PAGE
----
MONEY Health Care

The Retirement Decision That Could Cost You $51,000

An early retirement may be good for reducing stress but it will also shrink your nest egg.

If you’re worried that health care costs will take a big bite out of your retirement income, don’t retire early.

Couples retiring at age 65 will spend an average $220,000 on health care expenditures, according to the 2014 Retiree Health Care Cost Estimate by Fidelity Investments.

But if you leave the job before 65, you’ll face even higher costs. A couple retiring at 62 would pay $17,000 a year in insurance premiums and out-of-pocket expenses—a total of $51,000—before reaching Medicare eligibility at 65, Fidelity calculated. That would push your total retirement health care costs to $271,000.

“If you have to buy health insurance when you’re older and you’re not on Medicare yet, it’s going to be a lot more expensive,” says Carolyn McClanahan, a doctor and a certified financial planner in Jacksonville, Florida. Even under the Affordable Care Act, older people spend $500 to $1,000 more a month than younger people do in premiums, she points out.

All the more reason to delay your retirement as long as you can. If you wait till age 67, you could save $10,000 a year on your medical expenses. That’s assuming you stay employed and your company pays the majority of your health care costs, which allows you to delay taking Medicare. “On average, Medicare picks up much less than the typical employer plan,” says Sunit Patel, senior vice president of Fidelity Benefits Consulting.

There is some good news in Fidelity’s latest analysis. Health care expenses have moderated in recent years, so this year’s $220,000 lifetime expense is unchanged from 2013. That slowdown is the result of reduced costs for long-term prescription drugs covered by Medicare Part D, as well as lower per-enrollee Medicare expenditures.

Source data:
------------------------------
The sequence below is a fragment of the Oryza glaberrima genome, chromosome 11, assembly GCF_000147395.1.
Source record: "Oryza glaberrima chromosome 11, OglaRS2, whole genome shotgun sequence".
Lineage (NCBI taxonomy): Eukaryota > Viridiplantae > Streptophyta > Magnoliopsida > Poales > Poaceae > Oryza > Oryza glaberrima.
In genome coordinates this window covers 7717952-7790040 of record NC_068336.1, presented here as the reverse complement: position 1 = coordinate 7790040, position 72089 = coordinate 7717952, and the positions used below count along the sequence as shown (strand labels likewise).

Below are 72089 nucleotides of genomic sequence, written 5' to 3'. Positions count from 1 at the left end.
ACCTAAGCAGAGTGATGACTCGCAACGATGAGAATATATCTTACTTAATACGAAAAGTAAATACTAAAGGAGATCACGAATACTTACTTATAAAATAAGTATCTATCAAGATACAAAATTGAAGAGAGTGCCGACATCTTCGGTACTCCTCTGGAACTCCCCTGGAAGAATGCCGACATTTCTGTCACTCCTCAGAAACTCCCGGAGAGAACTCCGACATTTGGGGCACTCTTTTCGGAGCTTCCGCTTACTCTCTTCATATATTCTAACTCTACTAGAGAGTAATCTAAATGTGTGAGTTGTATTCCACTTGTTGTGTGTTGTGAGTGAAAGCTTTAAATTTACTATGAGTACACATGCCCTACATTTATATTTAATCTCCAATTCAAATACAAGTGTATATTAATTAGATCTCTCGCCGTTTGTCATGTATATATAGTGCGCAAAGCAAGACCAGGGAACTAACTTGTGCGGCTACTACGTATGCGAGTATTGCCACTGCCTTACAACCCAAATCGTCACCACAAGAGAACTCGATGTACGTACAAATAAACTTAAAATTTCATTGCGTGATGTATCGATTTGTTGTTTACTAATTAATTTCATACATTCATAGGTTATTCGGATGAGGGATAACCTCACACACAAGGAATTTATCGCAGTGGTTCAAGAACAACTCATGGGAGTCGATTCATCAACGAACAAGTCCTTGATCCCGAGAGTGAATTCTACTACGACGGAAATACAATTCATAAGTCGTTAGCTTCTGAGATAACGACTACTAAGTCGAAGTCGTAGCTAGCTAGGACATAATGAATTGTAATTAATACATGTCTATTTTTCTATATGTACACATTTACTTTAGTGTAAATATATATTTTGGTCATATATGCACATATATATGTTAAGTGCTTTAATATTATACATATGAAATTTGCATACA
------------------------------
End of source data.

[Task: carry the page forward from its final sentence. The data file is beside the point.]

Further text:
Still, whether you retire at 62 or 67, health care is a big-ticket item—and you need to plan for more than just the medical bills. Fidelity’s estimates don’t include the cost of paying for long-term care services, such as a home health aide or a nursing home, in the event you become disabled.

Of course, the timing of your retirement isn’t always something you can control. About half of retirees report that they left the workforce earlier than planned because of health issues, a layoff, or to care for an elderly relative, according the Employee Benefit Research Institute.

If you want to retire early, or think you’ll be forced to leave the workforce, be sure to estimate your health care costs and budget that into your retirement spending. If you’re in ill health or have a chronic condition such as diabetes, you may need to set aside more money for doctor visits and prescription drugs. And take whatever steps you can to improve and maintain your health. “If you’re in your 50s, this is the time to take good care of yourself,” says McClanahan.

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